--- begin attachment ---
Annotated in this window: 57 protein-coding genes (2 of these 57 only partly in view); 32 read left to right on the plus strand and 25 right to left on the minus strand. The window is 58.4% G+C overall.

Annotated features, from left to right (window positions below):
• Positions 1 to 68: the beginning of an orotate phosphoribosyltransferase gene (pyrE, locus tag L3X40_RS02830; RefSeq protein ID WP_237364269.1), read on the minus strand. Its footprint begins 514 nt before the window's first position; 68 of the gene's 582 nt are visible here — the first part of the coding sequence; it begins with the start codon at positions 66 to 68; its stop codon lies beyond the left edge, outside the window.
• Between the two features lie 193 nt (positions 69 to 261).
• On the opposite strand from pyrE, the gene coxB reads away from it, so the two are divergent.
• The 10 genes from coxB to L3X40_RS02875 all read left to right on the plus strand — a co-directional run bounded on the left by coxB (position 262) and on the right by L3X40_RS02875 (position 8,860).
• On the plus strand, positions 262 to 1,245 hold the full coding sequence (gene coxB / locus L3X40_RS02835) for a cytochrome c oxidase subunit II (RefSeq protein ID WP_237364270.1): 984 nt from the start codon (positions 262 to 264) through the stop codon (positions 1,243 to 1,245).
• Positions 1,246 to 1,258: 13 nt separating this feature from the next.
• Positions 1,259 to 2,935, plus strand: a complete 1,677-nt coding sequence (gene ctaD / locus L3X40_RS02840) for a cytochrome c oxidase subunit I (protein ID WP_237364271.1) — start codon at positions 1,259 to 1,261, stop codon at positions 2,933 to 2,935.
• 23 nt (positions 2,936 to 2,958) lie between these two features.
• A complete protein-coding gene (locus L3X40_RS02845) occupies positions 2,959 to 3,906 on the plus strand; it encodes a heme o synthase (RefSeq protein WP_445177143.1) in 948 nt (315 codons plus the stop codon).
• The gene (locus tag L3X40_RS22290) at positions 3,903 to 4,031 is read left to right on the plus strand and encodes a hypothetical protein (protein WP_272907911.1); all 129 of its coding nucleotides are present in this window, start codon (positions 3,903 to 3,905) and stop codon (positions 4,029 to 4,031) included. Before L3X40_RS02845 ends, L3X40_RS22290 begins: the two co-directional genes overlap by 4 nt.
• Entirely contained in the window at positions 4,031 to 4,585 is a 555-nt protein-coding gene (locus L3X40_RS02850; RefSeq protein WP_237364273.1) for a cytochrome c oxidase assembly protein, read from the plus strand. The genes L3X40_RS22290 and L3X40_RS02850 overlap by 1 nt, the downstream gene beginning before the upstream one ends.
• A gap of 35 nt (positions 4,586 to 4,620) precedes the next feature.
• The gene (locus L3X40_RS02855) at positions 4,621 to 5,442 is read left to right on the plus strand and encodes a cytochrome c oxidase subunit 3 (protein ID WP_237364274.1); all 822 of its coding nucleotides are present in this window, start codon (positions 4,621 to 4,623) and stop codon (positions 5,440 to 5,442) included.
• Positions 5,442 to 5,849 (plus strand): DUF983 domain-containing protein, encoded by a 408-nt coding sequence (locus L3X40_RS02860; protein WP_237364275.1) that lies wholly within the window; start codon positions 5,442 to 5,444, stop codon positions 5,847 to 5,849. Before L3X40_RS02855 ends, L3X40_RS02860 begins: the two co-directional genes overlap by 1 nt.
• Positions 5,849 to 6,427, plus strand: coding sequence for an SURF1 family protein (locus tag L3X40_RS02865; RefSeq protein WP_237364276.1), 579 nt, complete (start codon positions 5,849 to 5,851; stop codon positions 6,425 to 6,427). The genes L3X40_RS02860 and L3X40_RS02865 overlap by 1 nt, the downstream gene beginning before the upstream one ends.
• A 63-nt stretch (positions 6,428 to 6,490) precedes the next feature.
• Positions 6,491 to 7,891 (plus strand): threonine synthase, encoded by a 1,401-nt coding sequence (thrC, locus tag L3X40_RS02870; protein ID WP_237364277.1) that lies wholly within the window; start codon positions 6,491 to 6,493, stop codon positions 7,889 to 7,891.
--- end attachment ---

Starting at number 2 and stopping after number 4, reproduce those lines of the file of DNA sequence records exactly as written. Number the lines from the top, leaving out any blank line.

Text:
Annotated features, from left to right (window positions below):
• Positions 1 to 68: the beginning of an orotate phosphoribosyltransferase gene (pyrE, locus tag L3X40_RS02830; RefSeq protein ID WP_237364269.1), read on the minus strand. Its footprint begins 514 nt before the window's first position; 68 of the gene's 582 nt are visible here — the first part of the coding sequence; it begins with the start codon at positions 66 to 68; its stop codon lies beyond the left edge, outside the window.
• Between the two features lie 193 nt (positions 69 to 261).